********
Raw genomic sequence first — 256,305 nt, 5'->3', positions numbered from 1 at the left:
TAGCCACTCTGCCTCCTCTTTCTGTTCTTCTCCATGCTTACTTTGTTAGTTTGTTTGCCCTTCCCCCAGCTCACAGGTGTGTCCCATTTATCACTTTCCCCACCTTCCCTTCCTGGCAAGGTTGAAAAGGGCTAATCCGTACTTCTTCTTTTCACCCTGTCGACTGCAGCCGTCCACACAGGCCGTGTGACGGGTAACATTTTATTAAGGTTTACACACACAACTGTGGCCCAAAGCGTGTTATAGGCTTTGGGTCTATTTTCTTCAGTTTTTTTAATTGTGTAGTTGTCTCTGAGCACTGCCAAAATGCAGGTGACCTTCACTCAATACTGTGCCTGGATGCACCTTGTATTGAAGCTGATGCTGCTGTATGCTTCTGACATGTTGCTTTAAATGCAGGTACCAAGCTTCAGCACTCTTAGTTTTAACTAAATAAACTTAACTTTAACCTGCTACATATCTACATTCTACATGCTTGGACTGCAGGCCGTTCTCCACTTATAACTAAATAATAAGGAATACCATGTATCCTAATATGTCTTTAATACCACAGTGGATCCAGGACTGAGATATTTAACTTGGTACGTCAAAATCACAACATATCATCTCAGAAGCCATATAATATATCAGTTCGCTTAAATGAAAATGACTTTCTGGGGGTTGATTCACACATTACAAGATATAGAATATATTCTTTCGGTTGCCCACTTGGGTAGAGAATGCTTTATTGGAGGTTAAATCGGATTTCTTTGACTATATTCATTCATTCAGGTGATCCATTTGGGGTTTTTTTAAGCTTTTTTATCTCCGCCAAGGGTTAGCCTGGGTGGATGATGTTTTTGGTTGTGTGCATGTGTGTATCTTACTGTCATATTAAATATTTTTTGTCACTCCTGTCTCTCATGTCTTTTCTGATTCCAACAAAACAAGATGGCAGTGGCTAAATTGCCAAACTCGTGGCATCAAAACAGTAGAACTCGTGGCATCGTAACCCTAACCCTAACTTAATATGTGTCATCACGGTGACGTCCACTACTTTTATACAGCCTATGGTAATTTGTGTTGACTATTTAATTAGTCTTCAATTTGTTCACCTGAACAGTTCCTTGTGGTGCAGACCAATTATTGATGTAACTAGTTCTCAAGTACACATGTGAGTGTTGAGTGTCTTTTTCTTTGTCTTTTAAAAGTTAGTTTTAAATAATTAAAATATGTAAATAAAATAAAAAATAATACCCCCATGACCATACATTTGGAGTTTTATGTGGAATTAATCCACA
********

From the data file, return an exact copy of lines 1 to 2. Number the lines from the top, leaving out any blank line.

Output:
Raw genomic sequence first — 256,305 nt, 5'->3', positions numbered from 1 at the left:
TAGCCACTCTGCCTCCTCTTTCTGTTCTTCTCCATGCTTACTTTGTTAGTTTGTTTGCCCTTCCCCCAGCTCACAGGTGTGTCCCATTTATCACTTTCCCCACCTTCCCTTCCTGGCAAGGTTGAAAAGGGCTAATCCGTACTTCTTCTTTTCACCCTGTCGACTGCAGCCGTCCACACAGGCCGTGTGACGGGTAACATTTTATTAAGGTTTACACACACAACTGTGGCCCAAAGCGTGTTATAGGCTTTGGGTCTATTTTCTTCAGTTTTTTTAATTGTGTAGTTGTCTCTGAGCACTGCCAAAATGCAGGTGACCTTCACTCAATACTGTGCCTGGATGCACCTTGTATTGAAGCTGATGCTGCTGTATGCTTCTGACATGTTGCTTTAAATGCAGGTACCAAGCTTCAGCACTCTTAGTTTTAACTAAATAAACTTAACTTTAACCTGCTACATATCTACATTCTACATGCTTGGACTGCAGGCCGTTCTCCACTTATAACTAAATAATAAGGAATACCATGTATCCTAATATGTCTTTAATACCACAGTGGATCCAGGACTGAGATATTTAACTTGGTACGTCAAAATCACAACATATCATCTCAGAAGCCATATAATATATCAGTTCGCTTAAATGAAAATGACTTTCTGGGGGTTGATTCACACATTACAAGATATAGAATATATTCTTTCGGTTGCCCACTTGGGTAGAGAATGCTTTATTGGAGGTTAAATCGGATTTCTTTGACTATATTCATTCATTCAGGTGATCCATTTGGGGTTTTTTTAAGCTTTTTTATCTCCGCCAAGGGTTAGCCTGGGTGGATGATGTTTTTGGTTGTGTGCATGTGTGTATCTTACTGTCATATTAAATATTTTTTGTCACTCCTGTCTCTCATGTCTTTTCTGATTCCAACAAAACAAGATGGCAGTGGCTAAATTGCCAAACTCGTGGCATCAAAACAGTAGAACTCGTGGCATCGTAACCCTAACCCTAACTTAATATGTGTCATCACGGTGACGTCCACTACTTTTATACAGCCTATGGTAATTTGTGTTGACTATTTAATTAGTCTTCAATTTGTTCACCTGAACAGTTCCTTGTGGTGCAGACCAATTATTGATGTAACTAGTTCTCAAGTACACATGTGAGTGTTGAGTGTCTTTTTCTTTGTCTTTTAAAAGTTAGTTTTAAATAATTAAAATATGTAAATAAAATAAAAAATAATACCCCCATGACCATACATTTGGAGTTTTATGTGGAATTAATCCACA